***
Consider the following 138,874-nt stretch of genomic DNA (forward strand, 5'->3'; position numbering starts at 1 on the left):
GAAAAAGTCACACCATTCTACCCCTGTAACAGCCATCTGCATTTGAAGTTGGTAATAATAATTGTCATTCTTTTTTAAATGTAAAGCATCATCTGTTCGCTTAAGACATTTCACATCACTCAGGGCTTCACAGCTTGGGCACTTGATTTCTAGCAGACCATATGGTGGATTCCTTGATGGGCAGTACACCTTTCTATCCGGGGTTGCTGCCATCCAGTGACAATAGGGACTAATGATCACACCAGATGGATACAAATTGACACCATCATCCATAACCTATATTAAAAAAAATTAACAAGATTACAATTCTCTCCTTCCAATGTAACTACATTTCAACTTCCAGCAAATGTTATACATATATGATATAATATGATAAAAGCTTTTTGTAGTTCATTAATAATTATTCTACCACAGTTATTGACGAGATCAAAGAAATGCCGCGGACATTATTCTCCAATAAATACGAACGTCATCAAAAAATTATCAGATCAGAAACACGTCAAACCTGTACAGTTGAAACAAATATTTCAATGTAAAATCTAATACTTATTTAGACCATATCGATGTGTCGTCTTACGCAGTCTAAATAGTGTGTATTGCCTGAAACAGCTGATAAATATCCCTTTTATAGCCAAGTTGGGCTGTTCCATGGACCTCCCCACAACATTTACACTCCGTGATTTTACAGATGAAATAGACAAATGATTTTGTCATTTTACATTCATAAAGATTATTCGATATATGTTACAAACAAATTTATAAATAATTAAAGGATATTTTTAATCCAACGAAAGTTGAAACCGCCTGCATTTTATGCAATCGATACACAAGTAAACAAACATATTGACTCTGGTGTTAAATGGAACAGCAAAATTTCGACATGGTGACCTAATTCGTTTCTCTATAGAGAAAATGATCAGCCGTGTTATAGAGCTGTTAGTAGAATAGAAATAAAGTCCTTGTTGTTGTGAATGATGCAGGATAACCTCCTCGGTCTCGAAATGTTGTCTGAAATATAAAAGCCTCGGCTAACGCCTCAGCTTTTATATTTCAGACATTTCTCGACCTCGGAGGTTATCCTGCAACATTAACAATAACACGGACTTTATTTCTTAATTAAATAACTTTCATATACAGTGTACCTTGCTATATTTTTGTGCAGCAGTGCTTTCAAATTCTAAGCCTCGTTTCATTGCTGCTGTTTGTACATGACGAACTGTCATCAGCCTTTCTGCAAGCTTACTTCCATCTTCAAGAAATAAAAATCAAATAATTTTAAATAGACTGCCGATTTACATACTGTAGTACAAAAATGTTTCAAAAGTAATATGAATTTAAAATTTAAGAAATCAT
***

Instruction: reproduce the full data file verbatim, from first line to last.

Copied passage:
Consider the following 138,874-nt stretch of genomic DNA (forward strand, 5'->3'; position numbering starts at 1 on the left):
GAAAAAGTCACACCATTCTACCCCTGTAACAGCCATCTGCATTTGAAGTTGGTAATAATAATTGTCATTCTTTTTTAAATGTAAAGCATCATCTGTTCGCTTAAGACATTTCACATCACTCAGGGCTTCACAGCTTGGGCACTTGATTTCTAGCAGACCATATGGTGGATTCCTTGATGGGCAGTACACCTTTCTATCCGGGGTTGCTGCCATCCAGTGACAATAGGGACTAATGATCACACCAGATGGATACAAATTGACACCATCATCCATAACCTATATTAAAAAAAATTAACAAGATTACAATTCTCTCCTTCCAATGTAACTACATTTCAACTTCCAGCAAATGTTATACATATATGATATAATATGATAAAAGCTTTTTGTAGTTCATTAATAATTATTCTACCACAGTTATTGACGAGATCAAAGAAATGCCGCGGACATTATTCTCCAATAAATACGAACGTCATCAAAAAATTATCAGATCAGAAACACGTCAAACCTGTACAGTTGAAACAAATATTTCAATGTAAAATCTAATACTTATTTAGACCATATCGATGTGTCGTCTTACGCAGTCTAAATAGTGTGTATTGCCTGAAACAGCTGATAAATATCCCTTTTATAGCCAAGTTGGGCTGTTCCATGGACCTCCCCACAACATTTACACTCCGTGATTTTACAGATGAAATAGACAAATGATTTTGTCATTTTACATTCATAAAGATTATTCGATATATGTTACAAACAAATTTATAAATAATTAAAGGATATTTTTAATCCAACGAAAGTTGAAACCGCCTGCATTTTATGCAATCGATACACAAGTAAACAAACATATTGACTCTGGTGTTAAATGGAACAGCAAAATTTCGACATGGTGACCTAATTCGTTTCTCTATAGAGAAAATGATCAGCCGTGTTATAGAGCTGTTAGTAGAATAGAAATAAAGTCCTTGTTGTTGTGAATGATGCAGGATAACCTCCTCGGTCTCGAAATGTTGTCTGAAATATAAAAGCCTCGGCTAACGCCTCAGCTTTTATATTTCAGACATTTCTCGACCTCGGAGGTTATCCTGCAACATTAACAATAACACGGACTTTATTTCTTAATTAAATAACTTTCATATACAGTGTACCTTGCTATATTTTTGTGCAGCAGTGCTTTCAAATTCTAAGCCTCGTTTCATTGCTGCTGTTTGTACATGACGAACTGTCATCAGCCTTTCTGCAAGCTTACTTCCATCTTCAAGAAATAAAAATCAAATAATTTTAAATAGACTGCCGATTTACATACTGTAGTACAAAAATGTTTCAAAAGTAATATGAATTTAAAATTTAAGAAATCAT